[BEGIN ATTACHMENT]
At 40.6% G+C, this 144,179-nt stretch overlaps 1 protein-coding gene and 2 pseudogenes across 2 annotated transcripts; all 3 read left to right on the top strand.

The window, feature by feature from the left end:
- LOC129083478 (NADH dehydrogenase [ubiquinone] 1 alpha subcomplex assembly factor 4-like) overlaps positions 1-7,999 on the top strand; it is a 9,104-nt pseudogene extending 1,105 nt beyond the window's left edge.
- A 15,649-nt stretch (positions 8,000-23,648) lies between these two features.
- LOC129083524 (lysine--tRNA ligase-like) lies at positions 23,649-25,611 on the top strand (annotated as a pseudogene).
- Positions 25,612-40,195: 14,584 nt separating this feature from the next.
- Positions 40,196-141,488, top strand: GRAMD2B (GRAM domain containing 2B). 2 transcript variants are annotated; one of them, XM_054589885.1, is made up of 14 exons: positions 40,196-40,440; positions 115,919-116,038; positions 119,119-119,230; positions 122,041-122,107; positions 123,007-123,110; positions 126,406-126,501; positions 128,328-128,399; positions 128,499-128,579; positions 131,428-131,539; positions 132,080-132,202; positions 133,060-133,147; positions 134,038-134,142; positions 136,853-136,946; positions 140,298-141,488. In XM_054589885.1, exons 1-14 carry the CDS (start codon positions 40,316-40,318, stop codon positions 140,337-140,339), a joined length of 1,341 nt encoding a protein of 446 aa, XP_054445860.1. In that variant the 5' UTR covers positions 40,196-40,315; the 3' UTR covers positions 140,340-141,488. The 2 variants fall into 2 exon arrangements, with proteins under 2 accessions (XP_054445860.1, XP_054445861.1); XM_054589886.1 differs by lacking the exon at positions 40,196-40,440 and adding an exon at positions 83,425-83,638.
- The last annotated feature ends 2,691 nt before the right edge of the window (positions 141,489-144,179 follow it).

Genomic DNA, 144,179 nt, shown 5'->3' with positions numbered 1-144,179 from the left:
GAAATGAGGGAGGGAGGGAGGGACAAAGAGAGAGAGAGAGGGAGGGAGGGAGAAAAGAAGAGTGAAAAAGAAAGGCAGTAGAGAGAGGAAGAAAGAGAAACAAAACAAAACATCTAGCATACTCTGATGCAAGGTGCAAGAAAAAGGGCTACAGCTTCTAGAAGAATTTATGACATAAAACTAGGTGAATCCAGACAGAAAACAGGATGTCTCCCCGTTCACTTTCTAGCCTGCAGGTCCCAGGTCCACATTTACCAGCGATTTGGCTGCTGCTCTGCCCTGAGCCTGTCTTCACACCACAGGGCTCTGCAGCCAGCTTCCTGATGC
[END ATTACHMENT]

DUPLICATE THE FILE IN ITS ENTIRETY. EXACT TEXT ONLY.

At 40.6% G+C, this 144,179-nt stretch overlaps 1 protein-coding gene and 2 pseudogenes across 2 annotated transcripts; all 3 read left to right on the top strand.

The window, feature by feature from the left end:
- LOC129083478 (NADH dehydrogenase [ubiquinone] 1 alpha subcomplex assembly factor 4-like) overlaps positions 1-7,999 on the top strand; it is a 9,104-nt pseudogene extending 1,105 nt beyond the window's left edge.
- A 15,649-nt stretch (positions 8,000-23,648) lies between these two features.
- LOC129083524 (lysine--tRNA ligase-like) lies at positions 23,649-25,611 on the top strand (annotated as a pseudogene).
- Positions 25,612-40,195: 14,584 nt separating this feature from the next.
- Positions 40,196-141,488, top strand: GRAMD2B (GRAM domain containing 2B). 2 transcript variants are annotated; one of them, XM_054589885.1, is made up of 14 exons: positions 40,196-40,440; positions 115,919-116,038; positions 119,119-119,230; positions 122,041-122,107; positions 123,007-123,110; positions 126,406-126,501; positions 128,328-128,399; positions 128,499-128,579; positions 131,428-131,539; positions 132,080-132,202; positions 133,060-133,147; positions 134,038-134,142; positions 136,853-136,946; positions 140,298-141,488. In XM_054589885.1, exons 1-14 carry the CDS (start codon positions 40,316-40,318, stop codon positions 140,337-140,339), a joined length of 1,341 nt encoding a protein of 446 aa, XP_054445860.1. In that variant the 5' UTR covers positions 40,196-40,315; the 3' UTR covers positions 140,340-141,488. The 2 variants fall into 2 exon arrangements, with proteins under 2 accessions (XP_054445860.1, XP_054445861.1); XM_054589886.1 differs by lacking the exon at positions 40,196-40,440 and adding an exon at positions 83,425-83,638.
- The last annotated feature ends 2,691 nt before the right edge of the window (positions 141,489-144,179 follow it).

Genomic DNA, 144,179 nt, shown 5'->3' with positions numbered 1-144,179 from the left:
GAAATGAGGGAGGGAGGGAGGGACAAAGAGAGAGAGAGAGGGAGGGAGGGAGAAAAGAAGAGTGAAAAAGAAAGGCAGTAGAGAGAGGAAGAAAGAGAAACAAAACAAAACATCTAGCATACTCTGATGCAAGGTGCAAGAAAAAGGGCTACAGCTTCTAGAAGAATTTATGACATAAAACTAGGTGAATCCAGACAGAAAACAGGATGTCTCCCCGTTCACTTTCTAGCCTGCAGGTCCCAGGTCCACATTTACCAGCGATTTGGCTGCTGCTCTGCCCTGAGCCTGTCTTCACACCACAGGGCTCTGCAGCCAGCTTCCTGATGC